Stress can also lead to a disrupted sleep cycle that messes up your circadian rhythm which is another body’s biological system that is strongly related to our hormones, metabolism and even our hunger cues.

Your only hope at ever losing weight

As you can see based on everything we have talked about there are so many ways stress is affecting your health and also your weight.

Even if you “overeat”, let’s say, then this is still just a symptom, it can be a symptom of stress that messes up your hunger hormones.

The best thing you can do is to not start restricting, but start reducing your stress levels.

Or if you are in stress that affects your thyroid and metabolism you can gain weight. And here the solution is to not start restricting but to start reducing stress. Trying to lose weight by restricting will only make things worse.

So much more important than the food you eat is the hormonal and metabolic environment the food enters.

When looking at the bigger picture, a calorie is not a calorie. “Instead, what really matters is the metabolic and hormonal environment of the body within which calories enter.” – Scott Abel, “Understanding Metabolism”

So there is a HUGE difference if the calories enter into a stressed-out body environment where your hormones and metabolism are already messed up with restriction and chronic stress it creates.

Or if the calories enter into a low stress, normal body environment with normal metabolism and hormonal functioning. Because the response to food or calories will be entirely different.

You can’t blame the food or calories for the weight gain if your body is in a chronic stress environment that downregulates your whole system and also if you come from a background of dieting and eating disorders. The context is what matters!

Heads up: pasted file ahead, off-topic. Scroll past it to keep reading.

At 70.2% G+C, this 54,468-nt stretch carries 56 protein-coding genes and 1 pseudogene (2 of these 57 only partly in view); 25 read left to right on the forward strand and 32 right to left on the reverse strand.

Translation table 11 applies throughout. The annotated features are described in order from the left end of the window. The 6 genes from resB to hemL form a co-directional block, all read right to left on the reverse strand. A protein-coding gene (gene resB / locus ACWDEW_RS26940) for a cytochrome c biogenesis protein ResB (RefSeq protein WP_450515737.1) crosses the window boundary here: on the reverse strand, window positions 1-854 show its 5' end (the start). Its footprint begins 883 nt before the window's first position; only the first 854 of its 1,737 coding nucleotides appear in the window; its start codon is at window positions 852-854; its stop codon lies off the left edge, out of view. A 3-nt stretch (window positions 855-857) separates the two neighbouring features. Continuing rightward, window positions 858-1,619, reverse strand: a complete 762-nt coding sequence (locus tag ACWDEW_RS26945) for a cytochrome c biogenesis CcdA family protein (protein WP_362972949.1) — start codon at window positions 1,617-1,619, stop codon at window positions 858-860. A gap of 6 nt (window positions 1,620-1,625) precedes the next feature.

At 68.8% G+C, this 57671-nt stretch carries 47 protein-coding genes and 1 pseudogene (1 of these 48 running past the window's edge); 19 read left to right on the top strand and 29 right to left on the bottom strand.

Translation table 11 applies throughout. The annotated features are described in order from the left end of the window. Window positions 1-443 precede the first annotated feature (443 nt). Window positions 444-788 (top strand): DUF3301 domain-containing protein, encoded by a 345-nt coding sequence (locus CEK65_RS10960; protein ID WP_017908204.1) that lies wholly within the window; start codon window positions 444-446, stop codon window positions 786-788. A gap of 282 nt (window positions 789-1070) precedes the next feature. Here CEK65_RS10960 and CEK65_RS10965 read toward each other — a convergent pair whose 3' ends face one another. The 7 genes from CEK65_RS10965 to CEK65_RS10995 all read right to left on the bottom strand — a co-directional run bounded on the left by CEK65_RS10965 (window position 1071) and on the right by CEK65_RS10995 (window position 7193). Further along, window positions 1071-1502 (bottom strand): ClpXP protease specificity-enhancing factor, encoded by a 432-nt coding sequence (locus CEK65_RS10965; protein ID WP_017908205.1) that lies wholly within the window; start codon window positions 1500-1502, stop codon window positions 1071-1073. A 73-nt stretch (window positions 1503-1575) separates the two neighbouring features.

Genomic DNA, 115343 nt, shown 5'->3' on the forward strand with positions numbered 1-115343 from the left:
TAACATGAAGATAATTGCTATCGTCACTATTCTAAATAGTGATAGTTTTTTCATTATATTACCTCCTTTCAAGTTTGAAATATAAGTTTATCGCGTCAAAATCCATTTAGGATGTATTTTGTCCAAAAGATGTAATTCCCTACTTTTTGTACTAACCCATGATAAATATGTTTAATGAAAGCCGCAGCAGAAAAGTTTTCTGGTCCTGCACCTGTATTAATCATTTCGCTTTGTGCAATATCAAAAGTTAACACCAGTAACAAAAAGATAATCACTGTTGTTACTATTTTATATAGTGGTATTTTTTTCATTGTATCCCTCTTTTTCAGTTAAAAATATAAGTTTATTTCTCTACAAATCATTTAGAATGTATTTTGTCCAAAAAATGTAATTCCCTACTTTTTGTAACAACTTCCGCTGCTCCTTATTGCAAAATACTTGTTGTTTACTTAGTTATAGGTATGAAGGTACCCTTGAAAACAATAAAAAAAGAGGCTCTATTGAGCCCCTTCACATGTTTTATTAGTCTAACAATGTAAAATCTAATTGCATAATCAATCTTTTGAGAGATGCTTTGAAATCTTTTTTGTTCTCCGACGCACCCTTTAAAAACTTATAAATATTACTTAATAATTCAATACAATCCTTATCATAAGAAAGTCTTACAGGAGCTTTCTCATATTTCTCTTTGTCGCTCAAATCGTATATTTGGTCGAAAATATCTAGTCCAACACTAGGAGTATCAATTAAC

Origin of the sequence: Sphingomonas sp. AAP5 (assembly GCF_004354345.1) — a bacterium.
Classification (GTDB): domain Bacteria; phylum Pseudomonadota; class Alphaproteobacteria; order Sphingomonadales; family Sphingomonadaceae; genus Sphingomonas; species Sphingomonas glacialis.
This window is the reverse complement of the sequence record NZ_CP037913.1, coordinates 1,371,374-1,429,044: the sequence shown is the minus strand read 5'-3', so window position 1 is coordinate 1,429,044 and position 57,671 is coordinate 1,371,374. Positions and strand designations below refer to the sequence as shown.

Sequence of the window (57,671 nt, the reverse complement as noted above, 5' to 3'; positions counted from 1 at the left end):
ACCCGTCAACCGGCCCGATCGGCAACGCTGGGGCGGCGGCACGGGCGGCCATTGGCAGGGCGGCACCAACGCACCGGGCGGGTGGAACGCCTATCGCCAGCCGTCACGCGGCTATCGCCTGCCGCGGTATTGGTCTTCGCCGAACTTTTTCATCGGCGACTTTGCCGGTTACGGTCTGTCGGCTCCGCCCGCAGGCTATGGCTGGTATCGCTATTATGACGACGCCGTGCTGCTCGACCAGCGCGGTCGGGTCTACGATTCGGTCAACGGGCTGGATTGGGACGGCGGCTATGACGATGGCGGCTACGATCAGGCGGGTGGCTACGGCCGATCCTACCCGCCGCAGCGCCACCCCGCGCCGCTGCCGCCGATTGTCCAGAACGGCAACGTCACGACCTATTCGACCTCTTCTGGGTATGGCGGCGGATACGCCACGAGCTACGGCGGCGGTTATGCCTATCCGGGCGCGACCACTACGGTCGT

And talking about weight or weight loss – based on all that we talked about you can see that trying to intentionally lose weight doesn’t work because it creates a stress response and your body will literally start to fight against any weight loss.

So there is a huge difference between “intentional weight loss” that happens through you controlling it, with some form of dieting and restriction that only causes more stress for your body.

Or with “unintentional weight loss” where you actually stop focusing on your weight, heal your relationship with food, start to live your life, focus on doing the things you love, manage your stress levels and then IF your body chooses to it can lose weight because your hormonal and metabolic environment is finally normalized and healthy.

So if the weight loss is gonna happen, it will only be unintentional with you not focusing on it and becoming good at managing your stress levels.

If the weight loss is gonna happen, it will only be unintentional with you not focusing on it and becoming good at managing your stress levels.

Your weight is determined by the factors beyond your control. When you are trying to fight with your body’s biology then it’s a fight you will never win.

And if you ever gonna lose weight long term it will be unintentional and by you reducing stress on all levels so the body can be in an environment that supports your health rather than making it worse.

So how to manage and deal with stress?